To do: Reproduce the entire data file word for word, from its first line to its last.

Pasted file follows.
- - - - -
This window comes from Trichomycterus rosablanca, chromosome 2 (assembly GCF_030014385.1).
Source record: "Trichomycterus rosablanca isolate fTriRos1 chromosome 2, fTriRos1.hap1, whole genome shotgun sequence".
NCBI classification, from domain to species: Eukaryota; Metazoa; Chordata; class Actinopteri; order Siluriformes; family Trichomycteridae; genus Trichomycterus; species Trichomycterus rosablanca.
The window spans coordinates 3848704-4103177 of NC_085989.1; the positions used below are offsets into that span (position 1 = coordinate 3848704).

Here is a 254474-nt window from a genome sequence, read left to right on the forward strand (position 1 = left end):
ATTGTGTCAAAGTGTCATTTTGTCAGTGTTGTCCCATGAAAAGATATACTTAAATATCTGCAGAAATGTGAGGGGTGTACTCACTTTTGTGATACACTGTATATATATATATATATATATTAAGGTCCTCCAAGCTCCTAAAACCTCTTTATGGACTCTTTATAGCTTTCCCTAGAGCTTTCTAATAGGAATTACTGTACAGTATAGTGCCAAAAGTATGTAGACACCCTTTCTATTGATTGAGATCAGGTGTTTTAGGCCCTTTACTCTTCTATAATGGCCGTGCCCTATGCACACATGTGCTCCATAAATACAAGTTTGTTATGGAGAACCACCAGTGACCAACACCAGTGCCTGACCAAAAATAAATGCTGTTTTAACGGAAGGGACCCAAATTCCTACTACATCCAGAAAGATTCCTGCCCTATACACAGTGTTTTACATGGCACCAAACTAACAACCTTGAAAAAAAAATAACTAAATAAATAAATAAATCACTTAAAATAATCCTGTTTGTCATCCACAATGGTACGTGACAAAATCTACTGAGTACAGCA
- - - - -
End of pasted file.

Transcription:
This window comes from Trichomycterus rosablanca, chromosome 2 (assembly GCF_030014385.1).
Source record: "Trichomycterus rosablanca isolate fTriRos1 chromosome 2, fTriRos1.hap1, whole genome shotgun sequence".
NCBI classification, from domain to species: Eukaryota; Metazoa; Chordata; class Actinopteri; order Siluriformes; family Trichomycteridae; genus Trichomycterus; species Trichomycterus rosablanca.
The window spans coordinates 3848704-4103177 of NC_085989.1; the positions used below are offsets into that span (position 1 = coordinate 3848704).

Here is a 254474-nt window from a genome sequence, read left to right on the forward strand (position 1 = left end):
ATTGTGTCAAAGTGTCATTTTGTCAGTGTTGTCCCATGAAAAGATATACTTAAATATCTGCAGAAATGTGAGGGGTGTACTCACTTTTGTGATACACTGTATATATATATATATATATATTAAGGTCCTCCAAGCTCCTAAAACCTCTTTATGGACTCTTTATAGCTTTCCCTAGAGCTTTCTAATAGGAATTACTGTACAGTATAGTGCCAAAAGTATGTAGACACCCTTTCTATTGATTGAGATCAGGTGTTTTAGGCCCTTTACTCTTCTATAATGGCCGTGCCCTATGCACACATGTGCTCCATAAATACAAGTTTGTTATGGAGAACCACCAGTGACCAACACCAGTGCCTGACCAAAAATAAATGCTGTTTTAACGGAAGGGACCCAAATTCCTACTACATCCAGAAAGATTCCTGCCCTATACACAGTGTTTTACATGGCACCAAACTAACAACCTTGAAAAAAAAATAACTAAATAAATAAATAAATCACTTAAAATAATCCTGTTTGTCATCCACAATGGTACGTGACAAAATCTACTGAGTACAGCA